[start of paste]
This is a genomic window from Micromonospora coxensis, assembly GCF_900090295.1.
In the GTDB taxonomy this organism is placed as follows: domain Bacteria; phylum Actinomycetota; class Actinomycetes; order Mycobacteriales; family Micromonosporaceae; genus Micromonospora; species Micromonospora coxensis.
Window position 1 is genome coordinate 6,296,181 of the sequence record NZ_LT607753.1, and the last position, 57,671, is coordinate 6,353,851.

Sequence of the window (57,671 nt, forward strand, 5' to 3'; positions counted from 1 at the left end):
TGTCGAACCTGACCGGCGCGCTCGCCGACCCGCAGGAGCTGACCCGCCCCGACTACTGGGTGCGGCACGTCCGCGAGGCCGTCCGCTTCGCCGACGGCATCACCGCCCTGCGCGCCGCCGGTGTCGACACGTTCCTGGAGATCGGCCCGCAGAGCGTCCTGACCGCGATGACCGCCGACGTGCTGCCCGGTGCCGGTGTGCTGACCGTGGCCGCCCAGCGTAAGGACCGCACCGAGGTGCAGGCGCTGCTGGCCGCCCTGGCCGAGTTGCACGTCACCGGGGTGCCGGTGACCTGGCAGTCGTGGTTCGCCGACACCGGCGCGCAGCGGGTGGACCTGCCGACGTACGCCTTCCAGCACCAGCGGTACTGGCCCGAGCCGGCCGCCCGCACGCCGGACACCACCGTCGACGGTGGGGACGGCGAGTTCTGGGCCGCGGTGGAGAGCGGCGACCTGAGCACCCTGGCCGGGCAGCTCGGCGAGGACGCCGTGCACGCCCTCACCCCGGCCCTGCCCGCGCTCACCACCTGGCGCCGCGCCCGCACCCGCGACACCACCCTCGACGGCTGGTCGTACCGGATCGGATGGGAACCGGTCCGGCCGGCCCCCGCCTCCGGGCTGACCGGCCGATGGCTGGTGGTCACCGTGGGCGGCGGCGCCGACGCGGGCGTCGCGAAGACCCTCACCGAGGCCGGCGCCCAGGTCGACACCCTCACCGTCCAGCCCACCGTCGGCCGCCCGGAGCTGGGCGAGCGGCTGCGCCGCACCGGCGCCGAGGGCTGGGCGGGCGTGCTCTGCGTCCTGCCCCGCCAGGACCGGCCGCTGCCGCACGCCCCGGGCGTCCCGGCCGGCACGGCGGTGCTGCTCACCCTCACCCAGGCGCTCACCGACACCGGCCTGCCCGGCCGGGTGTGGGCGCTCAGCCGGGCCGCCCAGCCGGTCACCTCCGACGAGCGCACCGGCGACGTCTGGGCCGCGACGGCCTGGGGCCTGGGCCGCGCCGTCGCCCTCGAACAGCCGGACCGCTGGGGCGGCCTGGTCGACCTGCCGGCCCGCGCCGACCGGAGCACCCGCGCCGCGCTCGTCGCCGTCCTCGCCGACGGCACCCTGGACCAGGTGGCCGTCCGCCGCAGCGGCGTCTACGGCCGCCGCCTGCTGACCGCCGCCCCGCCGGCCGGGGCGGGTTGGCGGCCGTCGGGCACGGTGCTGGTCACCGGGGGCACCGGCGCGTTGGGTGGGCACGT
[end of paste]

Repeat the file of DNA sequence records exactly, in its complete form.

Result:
This is a genomic window from Micromonospora coxensis, assembly GCF_900090295.1.
In the GTDB taxonomy this organism is placed as follows: domain Bacteria; phylum Actinomycetota; class Actinomycetes; order Mycobacteriales; family Micromonosporaceae; genus Micromonospora; species Micromonospora coxensis.
Window position 1 is genome coordinate 6,296,181 of the sequence record NZ_LT607753.1, and the last position, 57,671, is coordinate 6,353,851.

Sequence of the window (57,671 nt, forward strand, 5' to 3'; positions counted from 1 at the left end):
TGTCGAACCTGACCGGCGCGCTCGCCGACCCGCAGGAGCTGACCCGCCCCGACTACTGGGTGCGGCACGTCCGCGAGGCCGTCCGCTTCGCCGACGGCATCACCGCCCTGCGCGCCGCCGGTGTCGACACGTTCCTGGAGATCGGCCCGCAGAGCGTCCTGACCGCGATGACCGCCGACGTGCTGCCCGGTGCCGGTGTGCTGACCGTGGCCGCCCAGCGTAAGGACCGCACCGAGGTGCAGGCGCTGCTGGCCGCCCTGGCCGAGTTGCACGTCACCGGGGTGCCGGTGACCTGGCAGTCGTGGTTCGCCGACACCGGCGCGCAGCGGGTGGACCTGCCGACGTACGCCTTCCAGCACCAGCGGTACTGGCCCGAGCCGGCCGCCCGCACGCCGGACACCACCGTCGACGGTGGGGACGGCGAGTTCTGGGCCGCGGTGGAGAGCGGCGACCTGAGCACCCTGGCCGGGCAGCTCGGCGAGGACGCCGTGCACGCCCTCACCCCGGCCCTGCCCGCGCTCACCACCTGGCGCCGCGCCCGCACCCGCGACACCACCCTCGACGGCTGGTCGTACCGGATCGGATGGGAACCGGTCCGGCCGGCCCCCGCCTCCGGGCTGACCGGCCGATGGCTGGTGGTCACCGTGGGCGGCGGCGCCGACGCGGGCGTCGCGAAGACCCTCACCGAGGCCGGCGCCCAGGTCGACACCCTCACCGTCCAGCCCACCGTCGGCCGCCCGGAGCTGGGCGAGCGGCTGCGCCGCACCGGCGCCGAGGGCTGGGCGGGCGTGCTCTGCGTCCTGCCCCGCCAGGACCGGCCGCTGCCGCACGCCCCGGGCGTCCCGGCCGGCACGGCGGTGCTGCTCACCCTCACCCAGGCGCTCACCGACACCGGCCTGCCCGGCCGGGTGTGGGCGCTCAGCCGGGCCGCCCAGCCGGTCACCTCCGACGAGCGCACCGGCGACGTCTGGGCCGCGACGGCCTGGGGCCTGGGCCGCGCCGTCGCCCTCGAACAGCCGGACCGCTGGGGCGGCCTGGTCGACCTGCCGGCCCGCGCCGACCGGAGCACCCGCGCCGCGCTCGTCGCCGTCCTCGCCGACGGCACCCTGGACCAGGTGGCCGTCCGCCGCAGCGGCGTCTACGGCCGCCGCCTGCTGACCGCCGCCCCGCCGGCCGGGGCGGGTTGGCGGCCGTCGGGCACGGTGCTGGTCACCGGGGGCACCGGCGCGTTGGGTGGGCACGT